Jeremy Corbyn has said he will not lead Labour into the next election, following a “very disappointing night” for his party.
He said he would stay on as leader during a “process of reflection” on the result, which a BBC forecast says will be its worst for decades.
He added that the issue of Brexit had “polarised” politics and “overridden so much of normal political debate”.
But others within Labour blamed his leadership.
Labour have lost a string of former strongholds in the north of England and Wales in areas that voted Leave in the 2016 EU referendum.
A BBC forecast has put Labour on 203 seats – a predicted loss of 59 from the last general election in 2017.
The Conservatives have already won an overall majority. The final result is expected to be known by Friday lunchtime.
Speaking after retaining his North Islington seat, Mr Corbyn said the party’s manifesto policies had enjoyed “huge popular support”, and criticised the “way the media behaved” towards his party during the campaign.
But he added: “Brexit has so polarised and divided debate in this country, it has overridden so much of a normal political debate.”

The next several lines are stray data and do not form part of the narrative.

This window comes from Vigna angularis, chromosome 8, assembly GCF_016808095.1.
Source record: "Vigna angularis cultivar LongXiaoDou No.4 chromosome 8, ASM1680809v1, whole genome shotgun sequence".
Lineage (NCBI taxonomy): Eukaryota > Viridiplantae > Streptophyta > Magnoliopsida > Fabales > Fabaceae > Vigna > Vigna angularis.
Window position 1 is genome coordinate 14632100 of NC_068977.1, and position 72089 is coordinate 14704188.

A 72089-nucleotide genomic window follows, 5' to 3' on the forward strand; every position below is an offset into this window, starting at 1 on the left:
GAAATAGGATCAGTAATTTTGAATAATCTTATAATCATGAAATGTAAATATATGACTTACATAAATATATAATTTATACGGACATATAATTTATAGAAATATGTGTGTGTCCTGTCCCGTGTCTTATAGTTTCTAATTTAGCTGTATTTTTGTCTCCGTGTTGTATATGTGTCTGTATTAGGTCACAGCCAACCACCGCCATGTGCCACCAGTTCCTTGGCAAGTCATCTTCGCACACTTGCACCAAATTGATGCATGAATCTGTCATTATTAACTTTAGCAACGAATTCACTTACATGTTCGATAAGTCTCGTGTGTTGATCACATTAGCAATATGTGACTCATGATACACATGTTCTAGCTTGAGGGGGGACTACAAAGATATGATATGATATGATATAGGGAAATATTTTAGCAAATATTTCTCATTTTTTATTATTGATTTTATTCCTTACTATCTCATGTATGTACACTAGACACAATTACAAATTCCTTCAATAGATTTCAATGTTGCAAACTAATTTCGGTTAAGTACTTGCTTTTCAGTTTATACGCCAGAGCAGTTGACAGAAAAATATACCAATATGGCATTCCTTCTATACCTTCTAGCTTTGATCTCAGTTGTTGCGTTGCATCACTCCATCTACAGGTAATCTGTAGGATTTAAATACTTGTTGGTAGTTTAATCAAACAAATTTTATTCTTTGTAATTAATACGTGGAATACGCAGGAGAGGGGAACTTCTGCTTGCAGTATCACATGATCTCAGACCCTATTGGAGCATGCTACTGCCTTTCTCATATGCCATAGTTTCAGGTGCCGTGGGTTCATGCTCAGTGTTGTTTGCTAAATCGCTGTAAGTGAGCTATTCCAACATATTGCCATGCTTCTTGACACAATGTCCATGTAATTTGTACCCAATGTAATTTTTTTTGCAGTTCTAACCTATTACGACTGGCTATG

“I recognise that has contributed to the results that the Labour Party has received this evening all across this country.”
Labour went into the campaign promising to renegotiate Prime Minister Boris Johnson’s Brexit deal, and then put it to a referendum vote alongside the option of remaining in the EU.
That strategy was criticised by party chairman Ian Lavery, who said it had led voters in traditional Labour seats to believe it was “a Remain party”.
“They believe they should have been listened to – and they think that the Labour party have totally reneged on the result,” he added.
But he added the strategy was not “Jeremy Corbyn’s decision,” as it had been approved by delegates at the party’s September conference.
Shadow chancellor John McDonnell, a key ally of Mr Corbyn, told the PA news agency the party’s Brexit strategy was “principled” and had aimed to bring the country together, but it had failed.
Earlier, he said he did not think the Labour leader had been “the big issue” of the campaign.